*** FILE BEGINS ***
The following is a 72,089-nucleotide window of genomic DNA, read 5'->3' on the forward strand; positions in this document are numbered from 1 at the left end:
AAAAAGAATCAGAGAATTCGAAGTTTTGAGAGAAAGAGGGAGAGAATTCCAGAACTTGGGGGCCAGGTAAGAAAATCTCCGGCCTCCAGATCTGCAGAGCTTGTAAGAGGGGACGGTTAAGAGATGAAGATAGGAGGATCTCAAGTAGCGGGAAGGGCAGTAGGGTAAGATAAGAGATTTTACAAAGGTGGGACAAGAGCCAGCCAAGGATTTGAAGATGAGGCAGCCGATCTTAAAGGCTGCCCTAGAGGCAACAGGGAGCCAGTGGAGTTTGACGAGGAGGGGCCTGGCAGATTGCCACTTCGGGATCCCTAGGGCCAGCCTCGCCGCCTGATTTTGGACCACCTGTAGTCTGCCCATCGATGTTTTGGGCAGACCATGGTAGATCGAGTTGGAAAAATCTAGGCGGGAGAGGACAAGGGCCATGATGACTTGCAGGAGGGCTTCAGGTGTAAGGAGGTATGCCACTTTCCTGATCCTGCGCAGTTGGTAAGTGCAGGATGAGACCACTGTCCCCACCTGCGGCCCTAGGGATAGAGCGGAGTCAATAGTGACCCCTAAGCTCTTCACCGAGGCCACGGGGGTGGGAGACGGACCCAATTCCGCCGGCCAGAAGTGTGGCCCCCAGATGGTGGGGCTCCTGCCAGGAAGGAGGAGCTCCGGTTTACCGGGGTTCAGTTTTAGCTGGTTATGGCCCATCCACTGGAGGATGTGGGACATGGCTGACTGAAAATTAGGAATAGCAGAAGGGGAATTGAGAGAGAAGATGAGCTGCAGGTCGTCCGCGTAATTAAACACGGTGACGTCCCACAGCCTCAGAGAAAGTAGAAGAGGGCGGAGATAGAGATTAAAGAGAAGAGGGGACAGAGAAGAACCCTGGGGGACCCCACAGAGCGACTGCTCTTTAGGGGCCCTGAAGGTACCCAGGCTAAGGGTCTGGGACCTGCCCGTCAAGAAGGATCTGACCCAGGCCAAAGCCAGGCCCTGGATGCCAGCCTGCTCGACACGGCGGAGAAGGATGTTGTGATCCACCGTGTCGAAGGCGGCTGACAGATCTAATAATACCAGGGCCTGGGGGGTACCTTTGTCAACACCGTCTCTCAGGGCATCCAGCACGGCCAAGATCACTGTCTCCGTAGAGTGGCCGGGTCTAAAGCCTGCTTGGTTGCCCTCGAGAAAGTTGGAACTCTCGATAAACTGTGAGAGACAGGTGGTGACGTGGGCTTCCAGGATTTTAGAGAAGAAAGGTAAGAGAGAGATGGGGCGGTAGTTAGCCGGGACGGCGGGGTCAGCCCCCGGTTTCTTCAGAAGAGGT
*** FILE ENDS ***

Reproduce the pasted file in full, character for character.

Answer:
The following is a 72,089-nucleotide window of genomic DNA, read 5'->3' on the forward strand; positions in this document are numbered from 1 at the left end:
AAAAAGAATCAGAGAATTCGAAGTTTTGAGAGAAAGAGGGAGAGAATTCCAGAACTTGGGGGCCAGGTAAGAAAATCTCCGGCCTCCAGATCTGCAGAGCTTGTAAGAGGGGACGGTTAAGAGATGAAGATAGGAGGATCTCAAGTAGCGGGAAGGGCAGTAGGGTAAGATAAGAGATTTTACAAAGGTGGGACAAGAGCCAGCCAAGGATTTGAAGATGAGGCAGCCGATCTTAAAGGCTGCCCTAGAGGCAACAGGGAGCCAGTGGAGTTTGACGAGGAGGGGCCTGGCAGATTGCCACTTCGGGATCCCTAGGGCCAGCCTCGCCGCCTGATTTTGGACCACCTGTAGTCTGCCCATCGATGTTTTGGGCAGACCATGGTAGATCGAGTTGGAAAAATCTAGGCGGGAGAGGACAAGGGCCATGATGACTTGCAGGAGGGCTTCAGGTGTAAGGAGGTATGCCACTTTCCTGATCCTGCGCAGTTGGTAAGTGCAGGATGAGACCACTGTCCCCACCTGCGGCCCTAGGGATAGAGCGGAGTCAATAGTGACCCCTAAGCTCTTCACCGAGGCCACGGGGGTGGGAGACGGACCCAATTCCGCCGGCCAGAAGTGTGGCCCCCAGATGGTGGGGCTCCTGCCAGGAAGGAGGAGCTCCGGTTTACCGGGGTTCAGTTTTAGCTGGTTATGGCCCATCCACTGGAGGATGTGGGACATGGCTGACTGAAAATTAGGAATAGCAGAAGGGGAATTGAGAGAGAAGATGAGCTGCAGGTCGTCCGCGTAATTAAACACGGTGACGTCCCACAGCCTCAGAGAAAGTAGAAGAGGGCGGAGATAGAGATTAAAGAGAAGAGGGGACAGAGAAGAACCCTGGGGGACCCCACAGAGCGACTGCTCTTTAGGGGCCCTGAAGGTACCCAGGCTAAGGGTCTGGGACCTGCCCGTCAAGAAGGATCTGACCCAGGCCAAAGCCAGGCCCTGGATGCCAGCCTGCTCGACACGGCGGAGAAGGATGTTGTGATCCACCGTGTCGAAGGCGGCTGACAGATCTAATAATACCAGGGCCTGGGGGGTACCTTTGTCAACACCGTCTCTCAGGGCATCCAGCACGGCCAAGATCACTGTCTCCGTAGAGTGGCCGGGTCTAAAGCCTGCTTGGTTGCCCTCGAGAAAGTTGGAACTCTCGATAAACTGTGAGAGACAGGTGGTGACGTGGGCTTCCAGGATTTTAGAGAAGAAAGGTAAGAGAGAGATGGGGCGGTAGTTAGCCGGGACGGCGGGGTCAGCCCCCGGTTTCTTCAGAAGAGGT